A ticket to One Direction's 2013 concert has become a prized possession for the thousands of Perth teenagers lucky enough to score one. However, fans should offload their tickets before the boy band arrives on Australian soil, writes Neale Prior.
Get over it girls and boy, One Direction is doing you a mighty big favour moving their eastern seaboard concerts into the middle of Year 12 exams in late October next year.
It was one of the great rock and roll swindles, flogging tickets to a tour more than a year in advance when there was every risk that One Direction would be just another boy band flash in the pan.
Even if One Direction defy history and stay popular for the better part of another year, you should be well and truly over them by the time you are in Year 12 and approaching legal if not actual adulthood.
This is a lesson in market forces – sell when the demand is high and before some mug realises the game is up.
My advice now is to sell the One Direction tickets to an unsuspecting 12-year-old on the basis you will be focusing on your Year 12 exams, and don’t let on that you now know buying the ticket was one of the dumbest adolescent, peer-pressured purchases you every made.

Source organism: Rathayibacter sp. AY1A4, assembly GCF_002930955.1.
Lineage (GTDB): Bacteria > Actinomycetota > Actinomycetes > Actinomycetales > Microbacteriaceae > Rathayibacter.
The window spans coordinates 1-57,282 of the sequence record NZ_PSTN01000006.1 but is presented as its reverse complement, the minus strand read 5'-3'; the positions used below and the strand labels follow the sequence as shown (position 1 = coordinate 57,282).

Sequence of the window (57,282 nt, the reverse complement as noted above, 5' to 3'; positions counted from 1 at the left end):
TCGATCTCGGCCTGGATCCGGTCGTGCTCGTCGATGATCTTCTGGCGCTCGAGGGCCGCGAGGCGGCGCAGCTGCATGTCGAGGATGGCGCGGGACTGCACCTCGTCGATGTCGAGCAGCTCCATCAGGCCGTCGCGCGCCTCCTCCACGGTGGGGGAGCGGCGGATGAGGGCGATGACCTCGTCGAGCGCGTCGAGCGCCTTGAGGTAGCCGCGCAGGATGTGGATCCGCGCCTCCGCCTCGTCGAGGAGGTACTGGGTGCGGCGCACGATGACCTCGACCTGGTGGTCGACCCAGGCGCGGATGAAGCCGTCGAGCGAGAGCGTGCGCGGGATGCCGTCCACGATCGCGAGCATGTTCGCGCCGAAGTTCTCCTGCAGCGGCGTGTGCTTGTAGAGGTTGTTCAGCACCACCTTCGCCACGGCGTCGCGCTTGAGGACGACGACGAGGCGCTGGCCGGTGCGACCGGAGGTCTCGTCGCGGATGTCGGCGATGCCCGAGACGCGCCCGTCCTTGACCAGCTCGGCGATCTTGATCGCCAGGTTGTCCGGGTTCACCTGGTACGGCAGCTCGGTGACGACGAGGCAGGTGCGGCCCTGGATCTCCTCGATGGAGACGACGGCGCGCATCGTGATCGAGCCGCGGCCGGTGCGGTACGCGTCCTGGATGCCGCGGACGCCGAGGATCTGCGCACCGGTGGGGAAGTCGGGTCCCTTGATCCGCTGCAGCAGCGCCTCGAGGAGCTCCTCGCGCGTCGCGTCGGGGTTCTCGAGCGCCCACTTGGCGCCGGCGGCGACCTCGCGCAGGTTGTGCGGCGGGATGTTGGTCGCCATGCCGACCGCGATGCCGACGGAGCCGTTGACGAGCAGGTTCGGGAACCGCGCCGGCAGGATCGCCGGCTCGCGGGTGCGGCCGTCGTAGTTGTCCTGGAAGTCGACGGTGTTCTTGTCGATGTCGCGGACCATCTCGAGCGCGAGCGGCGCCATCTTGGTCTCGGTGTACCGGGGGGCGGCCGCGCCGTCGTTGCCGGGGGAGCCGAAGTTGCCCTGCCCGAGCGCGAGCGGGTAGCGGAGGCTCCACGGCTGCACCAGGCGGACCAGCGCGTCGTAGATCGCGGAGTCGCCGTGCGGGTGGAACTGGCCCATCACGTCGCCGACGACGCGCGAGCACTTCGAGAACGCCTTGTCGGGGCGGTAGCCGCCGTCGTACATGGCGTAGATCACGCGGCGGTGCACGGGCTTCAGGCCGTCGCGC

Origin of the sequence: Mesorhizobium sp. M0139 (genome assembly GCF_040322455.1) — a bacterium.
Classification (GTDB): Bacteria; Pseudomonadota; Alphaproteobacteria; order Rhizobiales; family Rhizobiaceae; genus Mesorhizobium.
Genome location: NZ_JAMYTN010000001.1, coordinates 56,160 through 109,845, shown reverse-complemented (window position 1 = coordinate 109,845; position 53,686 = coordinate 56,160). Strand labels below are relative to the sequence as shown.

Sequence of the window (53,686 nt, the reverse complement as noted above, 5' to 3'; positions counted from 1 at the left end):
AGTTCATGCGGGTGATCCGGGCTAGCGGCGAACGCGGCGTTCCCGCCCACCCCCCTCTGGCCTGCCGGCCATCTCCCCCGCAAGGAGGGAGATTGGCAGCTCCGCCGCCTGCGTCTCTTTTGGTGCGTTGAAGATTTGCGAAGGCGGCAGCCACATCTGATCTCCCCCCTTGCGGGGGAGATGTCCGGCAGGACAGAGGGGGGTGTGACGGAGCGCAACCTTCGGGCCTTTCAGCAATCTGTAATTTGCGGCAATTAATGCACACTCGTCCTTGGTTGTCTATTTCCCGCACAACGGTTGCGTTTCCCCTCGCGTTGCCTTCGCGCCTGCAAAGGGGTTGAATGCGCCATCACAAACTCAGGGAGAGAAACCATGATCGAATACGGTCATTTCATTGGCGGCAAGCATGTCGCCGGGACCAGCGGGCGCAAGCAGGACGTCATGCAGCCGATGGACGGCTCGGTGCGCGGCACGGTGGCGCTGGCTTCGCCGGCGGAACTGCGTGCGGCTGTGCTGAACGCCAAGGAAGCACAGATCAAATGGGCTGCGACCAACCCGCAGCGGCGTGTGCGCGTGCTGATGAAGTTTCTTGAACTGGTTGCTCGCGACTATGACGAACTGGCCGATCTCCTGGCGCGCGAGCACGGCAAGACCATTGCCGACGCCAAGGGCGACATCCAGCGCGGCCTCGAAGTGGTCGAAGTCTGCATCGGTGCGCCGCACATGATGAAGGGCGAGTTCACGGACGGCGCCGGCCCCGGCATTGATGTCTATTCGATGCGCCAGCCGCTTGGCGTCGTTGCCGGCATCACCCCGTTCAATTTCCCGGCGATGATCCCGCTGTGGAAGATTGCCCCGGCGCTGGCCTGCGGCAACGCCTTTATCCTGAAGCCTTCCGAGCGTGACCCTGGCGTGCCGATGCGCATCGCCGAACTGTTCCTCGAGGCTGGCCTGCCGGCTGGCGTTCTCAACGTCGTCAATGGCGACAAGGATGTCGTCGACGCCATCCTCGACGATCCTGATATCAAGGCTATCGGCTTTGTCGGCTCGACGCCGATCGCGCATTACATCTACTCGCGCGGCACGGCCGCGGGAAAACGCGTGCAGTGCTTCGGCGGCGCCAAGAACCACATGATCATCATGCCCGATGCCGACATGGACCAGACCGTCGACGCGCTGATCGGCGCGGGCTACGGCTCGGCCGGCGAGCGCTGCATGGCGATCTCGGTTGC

Amid all the outpourings of grief, even the Year 11 girls and boy in WA who fell for One Direction might have an opportunity to offload their tickets on the basis that they will be knuckling down to study when the pretty pop stars are due to grace Perth Arena on September 28 and September 29 next year.
The WA Curriculum Council website tells us that practical WACE exams in aviation, dance, drama, music and physical education studies, as well as English as an additional language/dialect all kick off as OD hits town on September 28.
Surely you can pretend you are doing one of those subjects, then tearfully hand over your beloved ticket in return for a handful of Edith Cowans ($50 notes that is, not the university).
Then you should deposit the precious folding stuff in your bank account and save it for Leaver/Schoolies 2013, when you will really be needing the cash.
Neale Prior is The West Australian’s personal finance editor (and a father of teenage girls)